carrie telekinetic coffee shop prank viral marketingHow do you make a remake of a classic horror film fresh? How do you shock a jaded audience? You take the most frightening concepts of the film and make them happen in real life. The marketing team behind the remake of Carrie approached the viral marketing folks at Thinkmodo to help them scare the hell out of some New Yorkers just looking for a caffeine fix. Check out the viral marketing video by Thinkmodo as they bring telekinesis to life in a coffee shop in front of unsuspecting customers and see how they did it.

Thinkmodo has a track record for unique viral marketing campaigns, from zombies taking over NYC in protest of Dish Network dropping AMC, thereby cutting audiences off from The Walking Dead, to flying people over the Big Apple to promote the film Chronicle. What makes their viral marketing so impressive isn't just the number of hits on YouTube, or even the hundreds of thousands of shares on Facebook, but rather the TV news coverage these viral videos get. That's free TV advertising, masquerading as news stories -- just like someone in the comments will certainly point out that this post could be considered free advertising instead of a legitimate NFS post.

Why Experiential Viral Marketing Should Matter to Filmmakers

So, let's make this post more than just a repost of viral video and talk about why this type of marketing should matter to filmmakers. The potential audience for any film is completely fragmented. The proliferation of handheld screens and the blurring of traditional release windows means audiences can choose to skip the theatre altogether because they know they can find content to watch right now on the device in their pocket or on the big screen TV at home (which is always in focus, I might add.)

Filmmakers need to think about not just the story they are trying to tell in their film, but how they plan to bring an audience to their film. Personally, I'm not seeking out trailers for Carrie, or even watching TV where ads for the film may appear. But I'm certainly intrigued when a friend posts a video on Facebook about a telekinetic coffee shop prank that looks eerily familiar. Traditional marketing methods for Carrie really aren't going to reach me, but this viral video will. And when it starts to appear on news broadcasts, you know the marketers for Carrie have certainly broadened their reach beyond traditional outlets.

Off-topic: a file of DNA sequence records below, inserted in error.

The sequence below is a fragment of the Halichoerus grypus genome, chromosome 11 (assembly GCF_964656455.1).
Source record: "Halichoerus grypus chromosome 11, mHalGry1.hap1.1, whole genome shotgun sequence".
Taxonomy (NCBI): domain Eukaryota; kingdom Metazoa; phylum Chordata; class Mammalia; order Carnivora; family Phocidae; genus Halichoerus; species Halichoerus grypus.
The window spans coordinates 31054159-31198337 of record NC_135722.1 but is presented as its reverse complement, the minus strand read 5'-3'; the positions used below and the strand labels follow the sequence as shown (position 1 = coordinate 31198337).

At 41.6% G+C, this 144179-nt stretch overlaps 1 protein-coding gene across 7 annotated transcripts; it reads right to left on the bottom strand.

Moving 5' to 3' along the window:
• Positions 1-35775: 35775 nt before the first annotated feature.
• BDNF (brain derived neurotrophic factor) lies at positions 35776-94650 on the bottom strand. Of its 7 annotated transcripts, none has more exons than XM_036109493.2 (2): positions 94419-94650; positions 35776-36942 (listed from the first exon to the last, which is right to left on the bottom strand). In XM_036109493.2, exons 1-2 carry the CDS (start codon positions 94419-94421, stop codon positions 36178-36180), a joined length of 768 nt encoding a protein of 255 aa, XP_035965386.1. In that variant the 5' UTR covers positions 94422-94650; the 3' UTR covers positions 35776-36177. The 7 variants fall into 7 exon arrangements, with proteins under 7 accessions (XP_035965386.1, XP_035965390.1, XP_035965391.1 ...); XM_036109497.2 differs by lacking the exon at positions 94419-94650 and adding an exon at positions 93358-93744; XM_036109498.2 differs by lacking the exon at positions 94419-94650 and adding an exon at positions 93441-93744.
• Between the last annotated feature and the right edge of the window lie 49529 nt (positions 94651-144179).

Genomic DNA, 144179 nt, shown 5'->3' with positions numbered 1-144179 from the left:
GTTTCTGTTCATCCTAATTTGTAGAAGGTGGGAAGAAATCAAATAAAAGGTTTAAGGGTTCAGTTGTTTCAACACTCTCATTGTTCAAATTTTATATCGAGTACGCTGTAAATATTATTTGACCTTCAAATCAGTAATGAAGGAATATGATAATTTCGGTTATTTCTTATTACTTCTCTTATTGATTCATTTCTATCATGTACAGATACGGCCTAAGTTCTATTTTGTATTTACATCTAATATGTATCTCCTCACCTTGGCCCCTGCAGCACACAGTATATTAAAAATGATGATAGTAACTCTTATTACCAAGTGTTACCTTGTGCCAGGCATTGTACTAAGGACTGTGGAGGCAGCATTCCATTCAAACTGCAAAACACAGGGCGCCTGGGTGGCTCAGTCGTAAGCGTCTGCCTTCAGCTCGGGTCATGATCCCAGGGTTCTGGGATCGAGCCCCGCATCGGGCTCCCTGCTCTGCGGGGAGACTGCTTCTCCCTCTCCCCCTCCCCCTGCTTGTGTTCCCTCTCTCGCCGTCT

But does it work? We'll have to wait and see if audiences flock to the theatres to see Carrie, and we may never know if they went to the movie, because of this viral prank. Thinkmodo will point to the number one box office opening for Chronicle and take credit for their work to get people to buy tickets.


More than anything, though, I think marketing tactics like the telekinetic coffee shop prank should make filmmakers think about how they are pushing their stories beyond the boundaries of their own films and into the world at large to generate that all-important word of mouth. Certainly, gimmicks like this viral video won't work for every project, but filmmakers -- especially DIY filmmakers without the support of large marketing budgets -- should flex their creative muscles to put their own unique spin on a marketing campaign to build their audiences and get them to see their movies. And remember, building the audience starts before the movie is even made.

What do you think of the Carrie telekinetic viral marketing video -- gimmick or genius? How do you think DIY filmmakers should use viral marketing or other tools to build awareness around their own projects? Share your thoughts with us in the comments.

[via Instinct Magazine]